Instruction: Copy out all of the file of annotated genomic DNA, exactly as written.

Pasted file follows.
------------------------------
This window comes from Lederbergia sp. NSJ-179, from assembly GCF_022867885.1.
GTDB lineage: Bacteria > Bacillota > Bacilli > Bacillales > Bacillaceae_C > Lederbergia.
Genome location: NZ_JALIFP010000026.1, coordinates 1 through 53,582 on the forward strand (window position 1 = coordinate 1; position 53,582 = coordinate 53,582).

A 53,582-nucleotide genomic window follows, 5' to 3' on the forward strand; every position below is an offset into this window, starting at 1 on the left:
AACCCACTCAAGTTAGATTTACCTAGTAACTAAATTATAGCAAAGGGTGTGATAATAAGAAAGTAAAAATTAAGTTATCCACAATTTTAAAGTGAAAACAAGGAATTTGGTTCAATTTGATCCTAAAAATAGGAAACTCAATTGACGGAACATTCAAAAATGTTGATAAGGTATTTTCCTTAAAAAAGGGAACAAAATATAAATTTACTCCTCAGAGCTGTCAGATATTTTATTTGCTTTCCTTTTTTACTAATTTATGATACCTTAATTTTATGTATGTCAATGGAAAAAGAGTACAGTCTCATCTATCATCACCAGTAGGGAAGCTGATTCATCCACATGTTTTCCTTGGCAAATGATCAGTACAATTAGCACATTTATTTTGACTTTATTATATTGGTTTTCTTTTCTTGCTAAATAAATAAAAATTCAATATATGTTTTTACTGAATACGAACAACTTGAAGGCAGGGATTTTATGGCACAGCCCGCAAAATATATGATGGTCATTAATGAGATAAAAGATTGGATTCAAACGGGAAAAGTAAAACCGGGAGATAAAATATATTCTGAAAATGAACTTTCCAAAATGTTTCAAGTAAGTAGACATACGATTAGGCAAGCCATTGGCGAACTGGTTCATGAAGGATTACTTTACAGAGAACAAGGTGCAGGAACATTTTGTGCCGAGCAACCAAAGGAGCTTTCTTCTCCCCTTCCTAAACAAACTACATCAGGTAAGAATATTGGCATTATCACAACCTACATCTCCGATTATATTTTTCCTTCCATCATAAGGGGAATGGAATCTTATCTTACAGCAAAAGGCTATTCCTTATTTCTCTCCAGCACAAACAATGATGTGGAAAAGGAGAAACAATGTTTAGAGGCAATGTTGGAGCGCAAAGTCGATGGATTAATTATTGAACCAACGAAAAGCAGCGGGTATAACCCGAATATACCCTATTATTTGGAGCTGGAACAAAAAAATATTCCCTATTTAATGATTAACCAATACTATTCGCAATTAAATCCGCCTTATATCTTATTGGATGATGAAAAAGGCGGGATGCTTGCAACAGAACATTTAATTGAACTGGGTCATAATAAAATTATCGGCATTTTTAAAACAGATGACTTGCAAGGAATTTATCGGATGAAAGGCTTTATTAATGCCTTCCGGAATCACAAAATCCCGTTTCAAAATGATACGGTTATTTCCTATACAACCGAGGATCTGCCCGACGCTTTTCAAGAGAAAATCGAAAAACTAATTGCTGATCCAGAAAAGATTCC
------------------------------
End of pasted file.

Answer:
This window comes from Lederbergia sp. NSJ-179, from assembly GCF_022867885.1.
GTDB lineage: Bacteria > Bacillota > Bacilli > Bacillales > Bacillaceae_C > Lederbergia.
Genome location: NZ_JALIFP010000026.1, coordinates 1 through 53,582 on the forward strand (window position 1 = coordinate 1; position 53,582 = coordinate 53,582).

A 53,582-nucleotide genomic window follows, 5' to 3' on the forward strand; every position below is an offset into this window, starting at 1 on the left:
AACCCACTCAAGTTAGATTTACCTAGTAACTAAATTATAGCAAAGGGTGTGATAATAAGAAAGTAAAAATTAAGTTATCCACAATTTTAAAGTGAAAACAAGGAATTTGGTTCAATTTGATCCTAAAAATAGGAAACTCAATTGACGGAACATTCAAAAATGTTGATAAGGTATTTTCCTTAAAAAAGGGAACAAAATATAAATTTACTCCTCAGAGCTGTCAGATATTTTATTTGCTTTCCTTTTTTACTAATTTATGATACCTTAATTTTATGTATGTCAATGGAAAAAGAGTACAGTCTCATCTATCATCACCAGTAGGGAAGCTGATTCATCCACATGTTTTCCTTGGCAAATGATCAGTACAATTAGCACATTTATTTTGACTTTATTATATTGGTTTTCTTTTCTTGCTAAATAAATAAAAATTCAATATATGTTTTTACTGAATACGAACAACTTGAAGGCAGGGATTTTATGGCACAGCCCGCAAAATATATGATGGTCATTAATGAGATAAAAGATTGGATTCAAACGGGAAAAGTAAAACCGGGAGATAAAATATATTCTGAAAATGAACTTTCCAAAATGTTTCAAGTAAGTAGACATACGATTAGGCAAGCCATTGGCGAACTGGTTCATGAAGGATTACTTTACAGAGAACAAGGTGCAGGAACATTTTGTGCCGAGCAACCAAAGGAGCTTTCTTCTCCCCTTCCTAAACAAACTACATCAGGTAAGAATATTGGCATTATCACAACCTACATCTCCGATTATATTTTTCCTTCCATCATAAGGGGAATGGAATCTTATCTTACAGCAAAAGGCTATTCCTTATTTCTCTCCAGCACAAACAATGATGTGGAAAAGGAGAAACAATGTTTAGAGGCAATGTTGGAGCGCAAAGTCGATGGATTAATTATTGAACCAACGAAAAGCAGCGGGTATAACCCGAATATACCCTATTATTTGGAGCTGGAACAAAAAAATATTCCCTATTTAATGATTAACCAATACTATTCGCAATTAAATCCGCCTTATATCTTATTGGATGATGAAAAAGGCGGGATGCTTGCAACAGAACATTTAATTGAACTGGGTCATAATAAAATTATCGGCATTTTTAAAACAGATGACTTGCAAGGAATTTATCGGATGAAAGGCTTTATTAATGCCTTCCGGAATCACAAAATCCCGTTTCAAAATGATACGGTTATTTCCTATACAACCGAGGATCTGCCCGACGCTTTTCAAGAGAAAATCGAAAAACTAATTGCTGATCCAGAAAAGATTCC